Aminatta Forna wrote a great piece for The Guardian this weekend on “the book world’s obsession with labels and identity.” Forna’s own career story is fascinating, but her comments on how frustrating it is to be considered an “African writer” vs. “a writer” are particularly interesting.
All this classifying, it seems to me, is the very antithesis of literature. The way of literature is to seek universality. Writers try to reach beyond those things that divide us: culture, class, gender, race. Given the chance, we would resist classification. I have never met a writer who wishes to be described as a female writer, gay writer, black writer, Asian writer or African writer. We hyphenated writers complain about the privilege accorded to the white male writer, he who dominates the western canon and is the only one called simply “writer”.
Should writers simply write “what we know”? Forna’s argument–that much of the world’s best literature would be cut from the canon if writers had to reflect only their own gender, class, nationality and experience in their prose–is important during a time when writing students are taught to stay within the borders of their own experience. “If the evidence of my creative writing classes is anything to go by, new writers are even more unnerved by the thought of producing imaginative work only to have it shot down by prior claims of ownership over the material,” she writes.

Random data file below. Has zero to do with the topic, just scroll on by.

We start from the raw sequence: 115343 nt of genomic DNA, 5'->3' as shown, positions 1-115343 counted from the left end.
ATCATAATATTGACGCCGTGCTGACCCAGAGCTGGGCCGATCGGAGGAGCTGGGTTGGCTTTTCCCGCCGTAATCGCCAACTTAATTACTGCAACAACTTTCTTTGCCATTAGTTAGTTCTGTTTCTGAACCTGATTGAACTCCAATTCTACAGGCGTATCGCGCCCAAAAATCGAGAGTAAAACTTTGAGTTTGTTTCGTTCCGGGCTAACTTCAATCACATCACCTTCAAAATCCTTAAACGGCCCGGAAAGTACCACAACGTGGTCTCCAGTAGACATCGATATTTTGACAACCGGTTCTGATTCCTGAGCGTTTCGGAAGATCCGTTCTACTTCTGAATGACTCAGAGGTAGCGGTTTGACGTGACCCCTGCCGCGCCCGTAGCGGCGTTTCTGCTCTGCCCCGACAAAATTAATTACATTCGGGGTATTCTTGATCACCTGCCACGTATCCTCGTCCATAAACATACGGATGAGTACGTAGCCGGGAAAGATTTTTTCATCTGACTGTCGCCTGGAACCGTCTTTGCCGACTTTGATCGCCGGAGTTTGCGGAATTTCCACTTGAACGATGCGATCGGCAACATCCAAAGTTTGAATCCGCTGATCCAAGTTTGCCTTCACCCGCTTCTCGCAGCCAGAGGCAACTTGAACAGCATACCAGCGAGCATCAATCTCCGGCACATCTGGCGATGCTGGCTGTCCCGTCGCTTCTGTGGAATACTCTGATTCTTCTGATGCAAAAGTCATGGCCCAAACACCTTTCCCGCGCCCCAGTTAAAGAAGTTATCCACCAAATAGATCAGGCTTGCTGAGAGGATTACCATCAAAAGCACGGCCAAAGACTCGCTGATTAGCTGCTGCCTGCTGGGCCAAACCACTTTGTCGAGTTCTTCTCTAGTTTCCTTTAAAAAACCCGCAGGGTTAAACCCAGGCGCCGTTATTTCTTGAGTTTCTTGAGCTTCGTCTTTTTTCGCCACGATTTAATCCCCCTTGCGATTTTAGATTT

Recently at Yale University I led a creative writing masterclass and read from three of my own works: in the voice of a young Sierra Leonian girl, then in the voice of an elderly Creole man, and then in the voice of a Croatian peasant. At question time a woman raised her hand and asked how I felt about writing characters “who have experiences different from your own”. I answered that all my characters had experiences different from my own and though it was generally assumed by western critics that I had a great deal in common with my west African characters, I had never in fact been an 80-year-old peasant woman, a university dean or a surgeon.
The real work of fiction is to create worlds; writers, as Forna claims, make pacts with their readers: the writer creates imagined spaces which the reader populates with their own experiences and understanding of the world. Both writer and reader need to do this work well.
[Thanks, V.J., for the link.]